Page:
Comic Fodder

Tpull's Weekly DC Comics Review – Part 2

Blackest Night: Batman 3

by Peter Tomasi and Ardian Syaf

Tim’s father and Dick’s parents make the dynamic duo fall prey to the manipulations of the Black Lantern enemies, but their attacks are far more mental than physical. Perhaps because these non-powered heroes rely more on their unemotional intellect than the physical powers, the bad guys resort to a more mental approach, causing both of them to lose their cool reserve and let their emotions ride free. That is exactly what the bad guys need to power themselves up. Only the timely arrival of Etrigan, possessed by Deadman, saves the new Batman and Robin.

The art is great, some of the best I’ve seen by Syaf. The fact that Damian brought Commissioner Gordon to where Alfred could help puts a little trouble into the idea of maintaining a secret identity, but I’m sure they’ll write it off as Gordon being woozy and out of it. The solution to the problem is innovative: Batman and Robin encase themselves in ice, the Black Lanterns cannot locate the two subjects, nor feed on their emotions, and so take off in search of other prey. Deadman possesses each one to enable the breakout from the ice. A handy advantage that should be used elsewhere in this meta-event.

This was a very satisfying mini-series. Good marks for both story and art.


Detective Comics Annual 11

by Fabian Nicieza and Tom Mandrake

The beginning is a little awkward, with the Question and Batman trading words in an attempt to bring the reader up to speed on what’s going on from the Batman annual; it reads as too forced, too much unnatural exposition. Madrake does well with the art, even if he does resort to a few too many of his regular tricks when drawing. The swirly mist effect has been overdone by him in just about every environment he has drawn the past few years.

Long story short, they rescue everyone and Azrael sort of plays a key role, while Grayson points a finger at Azrael and complains about him not doing it the right way. The tale is average, which is a problem. The aim was to interest people in the new Azrael series, but he was not involved enough to bring out anything exciting. I don’t see how this will generate much interest.

The backup feature was terrible! The transitions are murky, and we’re just dealing with a wannabe vampire, who manages to get away at the end. The art by Kelley Jones is despicable, with almost no line-work on some panels, and even poor coloring choices. It’s not a complete story; we do not really learn who this villain is, nor the main motivation. Will is be pursued somewhere else? Stories in annuals should have an acceptable beginning, middle, and end. This story had a lousy middle and no end.


JSA vs. Kobra 5

by Eric Trautmann, Don Kramer, and Neil Edwards

Yet another reason to love Don Kramer’s art style: he has no problem drawing more than a dozen heroes on the same page, and doing justice to them all. Neil Edwards helps out, and they try to spread the love around as much as they can with a large cast. The writers of Uncanny X-Men could take a few hints from these guys on how to showcase a large cast of characters.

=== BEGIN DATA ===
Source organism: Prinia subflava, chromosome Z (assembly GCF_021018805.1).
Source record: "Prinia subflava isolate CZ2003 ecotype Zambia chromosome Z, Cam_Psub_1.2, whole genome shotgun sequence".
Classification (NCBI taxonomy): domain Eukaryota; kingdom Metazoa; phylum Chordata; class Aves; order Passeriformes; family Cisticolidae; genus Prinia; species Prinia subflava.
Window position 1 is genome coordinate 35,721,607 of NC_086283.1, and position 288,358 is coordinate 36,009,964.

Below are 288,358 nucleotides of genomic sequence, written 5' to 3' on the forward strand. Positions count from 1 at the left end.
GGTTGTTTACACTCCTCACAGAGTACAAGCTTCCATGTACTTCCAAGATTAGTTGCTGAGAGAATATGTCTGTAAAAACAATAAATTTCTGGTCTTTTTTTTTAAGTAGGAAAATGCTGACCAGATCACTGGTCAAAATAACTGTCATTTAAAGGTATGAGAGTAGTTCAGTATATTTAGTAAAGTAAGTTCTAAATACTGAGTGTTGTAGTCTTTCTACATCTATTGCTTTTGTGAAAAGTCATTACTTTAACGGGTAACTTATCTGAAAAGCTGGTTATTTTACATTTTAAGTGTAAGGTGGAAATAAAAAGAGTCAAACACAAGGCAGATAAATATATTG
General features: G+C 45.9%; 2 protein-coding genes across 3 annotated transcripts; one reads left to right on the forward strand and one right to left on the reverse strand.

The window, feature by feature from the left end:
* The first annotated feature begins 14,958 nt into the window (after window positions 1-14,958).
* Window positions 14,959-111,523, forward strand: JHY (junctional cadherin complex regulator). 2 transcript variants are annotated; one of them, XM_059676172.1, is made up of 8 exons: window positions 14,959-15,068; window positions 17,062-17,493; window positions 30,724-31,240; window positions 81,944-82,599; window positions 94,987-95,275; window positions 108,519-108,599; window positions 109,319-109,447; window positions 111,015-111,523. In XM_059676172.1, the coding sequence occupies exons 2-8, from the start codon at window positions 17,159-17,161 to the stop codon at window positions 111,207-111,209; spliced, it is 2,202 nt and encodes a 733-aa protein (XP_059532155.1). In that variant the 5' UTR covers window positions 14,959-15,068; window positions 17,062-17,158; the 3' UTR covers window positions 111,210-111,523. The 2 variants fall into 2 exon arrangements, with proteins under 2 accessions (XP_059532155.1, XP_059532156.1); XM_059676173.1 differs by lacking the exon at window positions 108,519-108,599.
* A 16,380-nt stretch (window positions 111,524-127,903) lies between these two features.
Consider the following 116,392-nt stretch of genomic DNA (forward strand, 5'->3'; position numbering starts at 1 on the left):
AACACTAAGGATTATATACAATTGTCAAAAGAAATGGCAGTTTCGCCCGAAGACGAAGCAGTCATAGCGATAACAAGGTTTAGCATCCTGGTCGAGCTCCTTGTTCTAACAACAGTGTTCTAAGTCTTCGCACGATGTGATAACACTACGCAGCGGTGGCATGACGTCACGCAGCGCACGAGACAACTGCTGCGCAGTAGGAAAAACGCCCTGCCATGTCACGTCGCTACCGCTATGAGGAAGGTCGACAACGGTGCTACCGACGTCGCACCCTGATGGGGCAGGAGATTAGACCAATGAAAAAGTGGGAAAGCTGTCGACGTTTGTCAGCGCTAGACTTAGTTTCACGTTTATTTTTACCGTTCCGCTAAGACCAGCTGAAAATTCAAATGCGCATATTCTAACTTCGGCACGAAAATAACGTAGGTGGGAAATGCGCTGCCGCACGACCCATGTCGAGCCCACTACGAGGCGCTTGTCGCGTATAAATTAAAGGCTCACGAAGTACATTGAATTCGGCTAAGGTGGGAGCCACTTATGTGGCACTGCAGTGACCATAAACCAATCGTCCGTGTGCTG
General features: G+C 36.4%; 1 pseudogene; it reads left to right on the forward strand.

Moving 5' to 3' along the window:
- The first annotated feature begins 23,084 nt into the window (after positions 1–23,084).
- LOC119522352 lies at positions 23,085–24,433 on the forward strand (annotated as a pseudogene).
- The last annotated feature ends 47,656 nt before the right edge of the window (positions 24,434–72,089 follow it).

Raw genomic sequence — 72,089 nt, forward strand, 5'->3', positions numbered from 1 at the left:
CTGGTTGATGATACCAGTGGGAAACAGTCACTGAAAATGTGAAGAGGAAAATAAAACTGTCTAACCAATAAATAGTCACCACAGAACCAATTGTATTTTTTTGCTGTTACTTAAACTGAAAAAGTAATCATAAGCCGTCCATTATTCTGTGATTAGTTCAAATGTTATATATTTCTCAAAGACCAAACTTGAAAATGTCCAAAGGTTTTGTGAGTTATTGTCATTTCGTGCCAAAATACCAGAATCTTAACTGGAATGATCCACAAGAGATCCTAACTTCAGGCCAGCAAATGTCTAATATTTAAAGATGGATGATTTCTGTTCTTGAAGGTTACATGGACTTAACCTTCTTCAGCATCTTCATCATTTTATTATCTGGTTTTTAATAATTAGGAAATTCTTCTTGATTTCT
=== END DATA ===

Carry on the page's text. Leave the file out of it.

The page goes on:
The JSA has gone on the offensive, taking out some hidden Kobra bases. Part of the problem with this is that the new head of the organization wants to weed out the old driftwood from his brother’s organization anyway, so he doesn’t mind the losses that much. He does sacrifice Ariadne so he can slow the team down, though. Jason runs away to the capital of the USA, just about ready to launch into his ultimate agenda. The suspense is still going strong, and Trautmann has given his readers a reason to tune in for this entire series. I have high expectations for the last issue.


Secret Six 14

by Gail Simone and Nicola Scott

Hey, remember in the old days when Wonder Woman was bound or tied up somehow and helpless? Well, just in case she hasn’t been humiliated enough in her own title lately, they have been sure to show her tied up spread-eagle, right where a monster can come lick her. Said monster immediately stops and goes off to kill some others first. You know, if I was a monster, I would probably feel pretty secure about eating what was in front of me first, and then hunting down the others for dessert, but maybe that’s just me.

Scandal has reversed course, and instead of pleading with Bane to take his venom drugs, she takes them instead. Simone repeats herself by having the “good guys” rush at the guards, and the guards are so intimidated to see women running at them firing weapons, they start praying instead of fighting. You know, just what they did last issue. So nice to see her shaking things up a bit. Notice how the guys in Batman or Green Arrow never wet their pants when seeing huge muscle-bound guys pummeling them to bits, or pointing razor-sharp arrows their direction. But in this prison, for some reason, any female running at you is reason enough for you to bow down and make peace with your maker.

Rag Doll takes care of the leader of the prison, and Deadshot comes to the rescue of the people he had been sent to kill. I have long since stopped trying to make any sense out of what Deadshot or any other character will or won’t do; I know each one will do whatever is necessary at the moment, including attack their teammates, but will never do enough to kill any of them. Which is just cool enough to make the book predictable and boring.

Whoops, spoke too soon! The head of the prison is about to die, but he gets on the vid-cast system and explains that the Amazons attacked America, and were “properly” imprisoned. According to him, if they run to escape, they will be hunted down and their entire civilization destroyed. Rather than thinking that this mortally-wounded guy is off his rocker, especially considering that more than just these Amazons attacked America and Paradise island is still standing, they all decide to commit suicide instead of return to prison. Gutless wonders. What happened to the fighting Amazon spirit? “Ooh, the scary man about to die just held a video conference! I don’t want to fight anyone anymore. Let’s just kill ourselves now instead of fight!”